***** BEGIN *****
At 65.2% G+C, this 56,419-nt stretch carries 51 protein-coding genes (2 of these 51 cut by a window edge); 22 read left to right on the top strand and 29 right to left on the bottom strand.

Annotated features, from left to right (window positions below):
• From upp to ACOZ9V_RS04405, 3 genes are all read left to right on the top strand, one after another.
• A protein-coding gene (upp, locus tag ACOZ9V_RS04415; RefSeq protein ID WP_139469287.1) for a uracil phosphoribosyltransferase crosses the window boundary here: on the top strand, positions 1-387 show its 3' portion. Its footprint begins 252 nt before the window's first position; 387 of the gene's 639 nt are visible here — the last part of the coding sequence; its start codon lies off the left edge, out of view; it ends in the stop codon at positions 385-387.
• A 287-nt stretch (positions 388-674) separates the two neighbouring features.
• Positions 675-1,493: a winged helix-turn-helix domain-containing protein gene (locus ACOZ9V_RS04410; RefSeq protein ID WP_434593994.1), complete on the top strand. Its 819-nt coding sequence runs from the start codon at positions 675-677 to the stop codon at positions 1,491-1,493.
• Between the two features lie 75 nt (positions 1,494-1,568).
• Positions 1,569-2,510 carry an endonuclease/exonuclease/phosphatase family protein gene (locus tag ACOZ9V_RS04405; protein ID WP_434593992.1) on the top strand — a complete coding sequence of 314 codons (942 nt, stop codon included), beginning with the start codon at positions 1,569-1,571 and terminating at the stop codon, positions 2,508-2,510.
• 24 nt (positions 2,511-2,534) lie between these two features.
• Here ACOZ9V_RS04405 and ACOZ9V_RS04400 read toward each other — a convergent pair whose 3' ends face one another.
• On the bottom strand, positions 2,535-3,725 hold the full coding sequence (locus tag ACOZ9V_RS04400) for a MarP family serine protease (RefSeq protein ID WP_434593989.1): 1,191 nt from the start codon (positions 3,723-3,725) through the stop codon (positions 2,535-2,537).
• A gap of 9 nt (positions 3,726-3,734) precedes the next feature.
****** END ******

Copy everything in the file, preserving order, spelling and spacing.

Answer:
At 65.2% G+C, this 56,419-nt stretch carries 51 protein-coding genes (2 of these 51 cut by a window edge); 22 read left to right on the top strand and 29 right to left on the bottom strand.

Annotated features, from left to right (window positions below):
• From upp to ACOZ9V_RS04405, 3 genes are all read left to right on the top strand, one after another.
• A protein-coding gene (upp, locus tag ACOZ9V_RS04415; RefSeq protein ID WP_139469287.1) for a uracil phosphoribosyltransferase crosses the window boundary here: on the top strand, positions 1-387 show its 3' portion. Its footprint begins 252 nt before the window's first position; 387 of the gene's 639 nt are visible here — the last part of the coding sequence; its start codon lies off the left edge, out of view; it ends in the stop codon at positions 385-387.
• A 287-nt stretch (positions 388-674) separates the two neighbouring features.
• Positions 675-1,493: a winged helix-turn-helix domain-containing protein gene (locus ACOZ9V_RS04410; RefSeq protein ID WP_434593994.1), complete on the top strand. Its 819-nt coding sequence runs from the start codon at positions 675-677 to the stop codon at positions 1,491-1,493.
• Between the two features lie 75 nt (positions 1,494-1,568).
• Positions 1,569-2,510 carry an endonuclease/exonuclease/phosphatase family protein gene (locus tag ACOZ9V_RS04405; protein ID WP_434593992.1) on the top strand — a complete coding sequence of 314 codons (942 nt, stop codon included), beginning with the start codon at positions 1,569-1,571 and terminating at the stop codon, positions 2,508-2,510.
• 24 nt (positions 2,511-2,534) lie between these two features.
• Here ACOZ9V_RS04405 and ACOZ9V_RS04400 read toward each other — a convergent pair whose 3' ends face one another.
• On the bottom strand, positions 2,535-3,725 hold the full coding sequence (locus tag ACOZ9V_RS04400) for a MarP family serine protease (RefSeq protein ID WP_434593989.1): 1,191 nt from the start codon (positions 3,723-3,725) through the stop codon (positions 2,535-2,537).
• A gap of 9 nt (positions 3,726-3,734) precedes the next feature.